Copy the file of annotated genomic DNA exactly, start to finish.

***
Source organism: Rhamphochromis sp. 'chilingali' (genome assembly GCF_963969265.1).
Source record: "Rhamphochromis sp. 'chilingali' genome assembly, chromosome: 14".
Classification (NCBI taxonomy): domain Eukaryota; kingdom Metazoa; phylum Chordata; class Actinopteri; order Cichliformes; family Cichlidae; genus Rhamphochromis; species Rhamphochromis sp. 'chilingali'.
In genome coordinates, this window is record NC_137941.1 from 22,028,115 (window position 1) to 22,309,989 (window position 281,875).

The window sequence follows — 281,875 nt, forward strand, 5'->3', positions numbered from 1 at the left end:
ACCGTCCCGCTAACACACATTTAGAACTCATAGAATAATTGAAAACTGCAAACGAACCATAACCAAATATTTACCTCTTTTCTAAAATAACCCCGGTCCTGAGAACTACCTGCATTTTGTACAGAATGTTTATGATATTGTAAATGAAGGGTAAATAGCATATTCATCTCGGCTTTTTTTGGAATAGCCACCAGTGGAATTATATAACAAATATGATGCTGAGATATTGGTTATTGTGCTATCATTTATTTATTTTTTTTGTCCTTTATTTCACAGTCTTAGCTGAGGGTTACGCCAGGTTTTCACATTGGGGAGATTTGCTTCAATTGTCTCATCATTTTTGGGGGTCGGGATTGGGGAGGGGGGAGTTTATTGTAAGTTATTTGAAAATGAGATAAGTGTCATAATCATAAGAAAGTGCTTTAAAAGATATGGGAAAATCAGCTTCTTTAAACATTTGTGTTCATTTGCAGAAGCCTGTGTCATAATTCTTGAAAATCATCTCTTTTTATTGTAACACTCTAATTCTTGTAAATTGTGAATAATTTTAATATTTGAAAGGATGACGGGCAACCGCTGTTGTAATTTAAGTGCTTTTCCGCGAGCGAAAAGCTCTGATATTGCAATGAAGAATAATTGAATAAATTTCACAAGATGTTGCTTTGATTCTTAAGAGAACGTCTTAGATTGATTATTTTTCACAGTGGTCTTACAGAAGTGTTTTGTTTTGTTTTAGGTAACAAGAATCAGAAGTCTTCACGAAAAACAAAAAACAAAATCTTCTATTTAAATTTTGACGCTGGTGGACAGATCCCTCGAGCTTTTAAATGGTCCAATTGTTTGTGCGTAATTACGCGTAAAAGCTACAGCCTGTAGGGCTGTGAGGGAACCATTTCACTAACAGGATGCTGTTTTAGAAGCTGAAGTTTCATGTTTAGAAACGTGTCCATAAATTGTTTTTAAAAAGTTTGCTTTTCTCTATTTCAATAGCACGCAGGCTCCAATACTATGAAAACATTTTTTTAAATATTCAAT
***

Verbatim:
Source organism: Rhamphochromis sp. 'chilingali' (genome assembly GCF_963969265.1).
Source record: "Rhamphochromis sp. 'chilingali' genome assembly, chromosome: 14".
Classification (NCBI taxonomy): domain Eukaryota; kingdom Metazoa; phylum Chordata; class Actinopteri; order Cichliformes; family Cichlidae; genus Rhamphochromis; species Rhamphochromis sp. 'chilingali'.
In genome coordinates, this window is record NC_137941.1 from 22,028,115 (window position 1) to 22,309,989 (window position 281,875).

The window sequence follows — 281,875 nt, forward strand, 5'->3', positions numbered from 1 at the left end:
ACCGTCCCGCTAACACACATTTAGAACTCATAGAATAATTGAAAACTGCAAACGAACCATAACCAAATATTTACCTCTTTTCTAAAATAACCCCGGTCCTGAGAACTACCTGCATTTTGTACAGAATGTTTATGATATTGTAAATGAAGGGTAAATAGCATATTCATCTCGGCTTTTTTTGGAATAGCCACCAGTGGAATTATATAACAAATATGATGCTGAGATATTGGTTATTGTGCTATCATTTATTTATTTTTTTTGTCCTTTATTTCACAGTCTTAGCTGAGGGTTACGCCAGGTTTTCACATTGGGGAGATTTGCTTCAATTGTCTCATCATTTTTGGGGGTCGGGATTGGGGAGGGGGGAGTTTATTGTAAGTTATTTGAAAATGAGATAAGTGTCATAATCATAAGAAAGTGCTTTAAAAGATATGGGAAAATCAGCTTCTTTAAACATTTGTGTTCATTTGCAGAAGCCTGTGTCATAATTCTTGAAAATCATCTCTTTTTATTGTAACACTCTAATTCTTGTAAATTGTGAATAATTTTAATATTTGAAAGGATGACGGGCAACCGCTGTTGTAATTTAAGTGCTTTTCCGCGAGCGAAAAGCTCTGATATTGCAATGAAGAATAATTGAATAAATTTCACAAGATGTTGCTTTGATTCTTAAGAGAACGTCTTAGATTGATTATTTTTCACAGTGGTCTTACAGAAGTGTTTTGTTTTGTTTTAGGTAACAAGAATCAGAAGTCTTCACGAAAAACAAAAAACAAAATCTTCTATTTAAATTTTGACGCTGGTGGACAGATCCCTCGAGCTTTTAAATGGTCCAATTGTTTGTGCGTAATTACGCGTAAAAGCTACAGCCTGTAGGGCTGTGAGGGAACCATTTCACTAACAGGATGCTGTTTTAGAAGCTGAAGTTTCATGTTTAGAAACGTGTCCATAAATTGTTTTTAAAAAGTTTGCTTTTCTCTATTTCAATAGCACGCAGGCTCCAATACTATGAAAACATTTTTTTAAATATTCAAT